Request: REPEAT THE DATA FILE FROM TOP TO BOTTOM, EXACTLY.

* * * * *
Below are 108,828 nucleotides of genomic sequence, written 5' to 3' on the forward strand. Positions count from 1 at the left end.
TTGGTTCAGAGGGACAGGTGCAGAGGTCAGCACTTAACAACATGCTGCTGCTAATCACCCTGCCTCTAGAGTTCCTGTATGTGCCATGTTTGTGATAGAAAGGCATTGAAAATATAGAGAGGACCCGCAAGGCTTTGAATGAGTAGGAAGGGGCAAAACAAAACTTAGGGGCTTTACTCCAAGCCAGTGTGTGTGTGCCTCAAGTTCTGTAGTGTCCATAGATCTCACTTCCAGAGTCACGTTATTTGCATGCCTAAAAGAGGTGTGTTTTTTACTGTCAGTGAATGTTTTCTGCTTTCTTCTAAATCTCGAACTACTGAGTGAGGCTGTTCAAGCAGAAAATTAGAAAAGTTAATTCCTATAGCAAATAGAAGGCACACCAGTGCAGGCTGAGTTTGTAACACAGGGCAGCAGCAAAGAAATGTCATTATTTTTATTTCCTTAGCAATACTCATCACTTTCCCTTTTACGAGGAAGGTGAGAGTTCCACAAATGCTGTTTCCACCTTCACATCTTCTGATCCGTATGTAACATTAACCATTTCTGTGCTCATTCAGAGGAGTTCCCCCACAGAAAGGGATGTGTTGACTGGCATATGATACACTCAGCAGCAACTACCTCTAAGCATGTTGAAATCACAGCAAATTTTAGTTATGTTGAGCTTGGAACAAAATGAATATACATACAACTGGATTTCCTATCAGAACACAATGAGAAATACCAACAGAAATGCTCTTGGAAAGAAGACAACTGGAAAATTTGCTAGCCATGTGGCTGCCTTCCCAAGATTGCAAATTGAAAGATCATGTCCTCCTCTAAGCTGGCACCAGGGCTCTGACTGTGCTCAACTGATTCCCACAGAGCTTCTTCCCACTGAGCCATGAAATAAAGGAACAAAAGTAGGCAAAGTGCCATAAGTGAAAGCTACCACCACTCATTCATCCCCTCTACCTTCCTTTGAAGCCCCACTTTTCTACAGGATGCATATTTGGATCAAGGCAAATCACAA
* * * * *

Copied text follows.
Below are 108,828 nucleotides of genomic sequence, written 5' to 3' on the forward strand. Positions count from 1 at the left end.
TTGGTTCAGAGGGACAGGTGCAGAGGTCAGCACTTAACAACATGCTGCTGCTAATCACCCTGCCTCTAGAGTTCCTGTATGTGCCATGTTTGTGATAGAAAGGCATTGAAAATATAGAGAGGACCCGCAAGGCTTTGAATGAGTAGGAAGGGGCAAAACAAAACTTAGGGGCTTTACTCCAAGCCAGTGTGTGTGTGCCTCAAGTTCTGTAGTGTCCATAGATCTCACTTCCAGAGTCACGTTATTTGCATGCCTAAAAGAGGTGTGTTTTTTACTGTCAGTGAATGTTTTCTGCTTTCTTCTAAATCTCGAACTACTGAGTGAGGCTGTTCAAGCAGAAAATTAGAAAAGTTAATTCCTATAGCAAATAGAAGGCACACCAGTGCAGGCTGAGTTTGTAACACAGGGCAGCAGCAAAGAAATGTCATTATTTTTATTTCCTTAGCAATACTCATCACTTTCCCTTTTACGAGGAAGGTGAGAGTTCCACAAATGCTGTTTCCACCTTCACATCTTCTGATCCGTATGTAACATTAACCATTTCTGTGCTCATTCAGAGGAGTTCCCCCACAGAAAGGGATGTGTTGACTGGCATATGATACACTCAGCAGCAACTACCTCTAAGCATGTTGAAATCACAGCAAATTTTAGTTATGTTGAGCTTGGAACAAAATGAATATACATACAACTGGATTTCCTATCAGAACACAATGAGAAATACCAACAGAAATGCTCTTGGAAAGAAGACAACTGGAAAATTTGCTAGCCATGTGGCTGCCTTCCCAAGATTGCAAATTGAAAGATCATGTCCTCCTCTAAGCTGGCACCAGGGCTCTGACTGTGCTCAACTGATTCCCACAGAGCTTCTTCCCACTGAGCCATGAAATAAAGGAACAAAAGTAGGCAAAGTGCCATAAGTGAAAGCTACCACCACTCATTCATCCCCTCTACCTTCCTTTGAAGCCCCACTTTTCTACAGGATGCATATTTGGATCAAGGCAAATCACAA